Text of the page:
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Smartphone app to help regulate EV charging

A new pilot project will allow consumers to charge electric vehicles and monitor their energy costs using mobile devices.


ARMONK, NY & ZURICH, SWITZERLAND: IBM Research has teamed with EKZ, the electricity utility provider of the Canton of Zurich in Switzerland, on a new pilot project that will allow consumers to charge electric vehicles and monitor their energy costs using mobile devices. This near real-time information will also help utility providers better manage power grid loads during peak charging times–a challenge that is set to grow as more electric vehicles are on the road.

The pilot combines a Web-based application designed and developed by IBM scientists in Zurich and a data recording device created by the Zurich University of Applied Sciences (ZHAW). The device, roughly the size of a phonebook was installed in several electric vehicles, including a Renault Twingo to collect information on the vehicle’s battery charge level, location and the power source. The device transmits the data via a cellular network to an IBM cloud. This monitoring capability not only benefits the user but also provides utility providers with further insight into energy generation and consumption.

The project has the potential to contribute to Switzerland’s energy policy goal of increasing the proportion of electricity produced from renewable energy by 5,400 gigawatt hours (GWh), or 10 percent of the country’s present-day electricity consumption, by 2030. According to the latest statistics available, approximately 55.6 percent of Switzerland’s overall electricity production comes from renewable sources, with hydropower by far the biggest contributor at more than 96 percent.

“Electric vehicles can be used to buffer the irregular production of electricity from future renewable sources, which will contribute to the overall stability of the electrical network,” predicts Peter Franken, head of the Energy Distribution department of EKZ and executive management member. “With this project we can show how electric vehicles can create a balance between supply and demand for smarter energy grids.”

The IBM app runs on most smartphones, tablets and Web browsers, and provides an integration point between the vehicle, the utility provider and the driver. Using a simple four-button interface the app shows the vehicle’s battery level, range of travel distance, vehicle location, charge schedule and current energy costs in real time.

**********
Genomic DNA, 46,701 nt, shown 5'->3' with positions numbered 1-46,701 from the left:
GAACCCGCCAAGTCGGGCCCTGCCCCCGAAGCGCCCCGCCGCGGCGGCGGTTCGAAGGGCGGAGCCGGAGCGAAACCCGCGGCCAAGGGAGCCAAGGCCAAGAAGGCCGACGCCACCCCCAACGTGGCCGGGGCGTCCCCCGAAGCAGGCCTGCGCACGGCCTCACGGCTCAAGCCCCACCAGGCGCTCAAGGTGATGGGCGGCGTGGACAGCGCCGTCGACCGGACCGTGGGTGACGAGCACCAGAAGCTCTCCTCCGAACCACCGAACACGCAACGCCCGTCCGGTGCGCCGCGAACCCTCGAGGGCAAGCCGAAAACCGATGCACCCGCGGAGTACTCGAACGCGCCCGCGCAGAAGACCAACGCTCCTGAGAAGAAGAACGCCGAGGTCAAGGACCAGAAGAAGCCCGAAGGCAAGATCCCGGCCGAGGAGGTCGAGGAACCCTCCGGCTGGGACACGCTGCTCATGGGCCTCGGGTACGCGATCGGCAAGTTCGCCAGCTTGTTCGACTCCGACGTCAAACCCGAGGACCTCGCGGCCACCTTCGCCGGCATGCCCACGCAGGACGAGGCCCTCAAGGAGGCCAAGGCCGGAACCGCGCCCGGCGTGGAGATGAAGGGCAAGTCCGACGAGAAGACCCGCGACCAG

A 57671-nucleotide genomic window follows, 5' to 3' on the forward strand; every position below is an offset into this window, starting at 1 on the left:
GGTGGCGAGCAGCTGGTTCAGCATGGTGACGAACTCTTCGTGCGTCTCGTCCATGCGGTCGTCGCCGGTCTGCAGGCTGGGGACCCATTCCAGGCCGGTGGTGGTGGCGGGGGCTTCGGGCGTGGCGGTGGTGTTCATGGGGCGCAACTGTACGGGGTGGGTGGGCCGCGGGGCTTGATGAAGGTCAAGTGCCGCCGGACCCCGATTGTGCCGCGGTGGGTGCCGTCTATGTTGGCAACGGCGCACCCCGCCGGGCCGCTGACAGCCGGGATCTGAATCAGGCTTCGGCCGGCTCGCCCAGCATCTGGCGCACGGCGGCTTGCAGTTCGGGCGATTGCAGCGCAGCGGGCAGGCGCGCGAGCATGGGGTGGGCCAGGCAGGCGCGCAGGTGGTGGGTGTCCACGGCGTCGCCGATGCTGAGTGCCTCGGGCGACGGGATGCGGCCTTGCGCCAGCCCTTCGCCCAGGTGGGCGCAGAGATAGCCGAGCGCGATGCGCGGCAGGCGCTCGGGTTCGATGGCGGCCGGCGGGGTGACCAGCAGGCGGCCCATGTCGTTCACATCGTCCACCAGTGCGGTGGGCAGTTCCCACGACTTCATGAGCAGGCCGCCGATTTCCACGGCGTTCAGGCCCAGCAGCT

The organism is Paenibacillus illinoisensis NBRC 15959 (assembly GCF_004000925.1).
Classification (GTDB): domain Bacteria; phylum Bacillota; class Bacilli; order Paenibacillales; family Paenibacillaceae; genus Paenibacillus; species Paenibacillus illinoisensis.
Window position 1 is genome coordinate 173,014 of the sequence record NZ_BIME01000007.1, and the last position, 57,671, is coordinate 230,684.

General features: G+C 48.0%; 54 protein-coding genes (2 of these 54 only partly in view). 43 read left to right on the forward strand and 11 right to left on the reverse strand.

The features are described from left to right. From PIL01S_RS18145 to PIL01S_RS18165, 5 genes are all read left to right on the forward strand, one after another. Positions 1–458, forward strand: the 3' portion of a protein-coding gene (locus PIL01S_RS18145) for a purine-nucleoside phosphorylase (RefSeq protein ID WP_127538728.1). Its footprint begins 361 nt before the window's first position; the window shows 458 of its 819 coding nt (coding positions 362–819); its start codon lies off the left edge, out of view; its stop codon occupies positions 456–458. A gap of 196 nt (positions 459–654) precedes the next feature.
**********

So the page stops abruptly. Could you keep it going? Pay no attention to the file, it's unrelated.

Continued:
One-click charging

Whether at home, in the office or thousands of miles away, the app will allow electric vehicle owners to quickly consult their mobile device to check whether their car’s battery level is sufficient for its next use. Another advantage of the app is that it can be programmed to start battery charging at a future point in time, for example when rates are lowest or when a trip is planned.

The IBM app also allows vehicle owners to delegate the responsibility of recharging the battery to the utility provider, which can schedule charges based on the availability of renewable resources, such as sun and wind, allowing the utility to improve load balancing and prevent outages. EKZ believes this will be a value added service that will gain more significance as electric vehicles become prevalent.

To analyze the programmed charging process of electric vehicles with renewable energy, the pilot project takes real-time production data from photovoltaic solar panels located at EKZ’s facility in Dietikon, which then gets transmitted to the cloud service. In this charge mode, the electric vehicle is charged when solar electricity is being produced. If less solar energy is being generated, the charging process can adapt automatically.

This project along with the recently announced EcoGrid EU project in Denmark demonstrates the progression towards a stable and robust power grid by addressing the entire end–to-end process, from power plant to plug. By integrating all sustainable technologies – from electric vehicles to solar systems and wind farms, the industry can reduce greenhouse emissions while ensuring reliable energy production.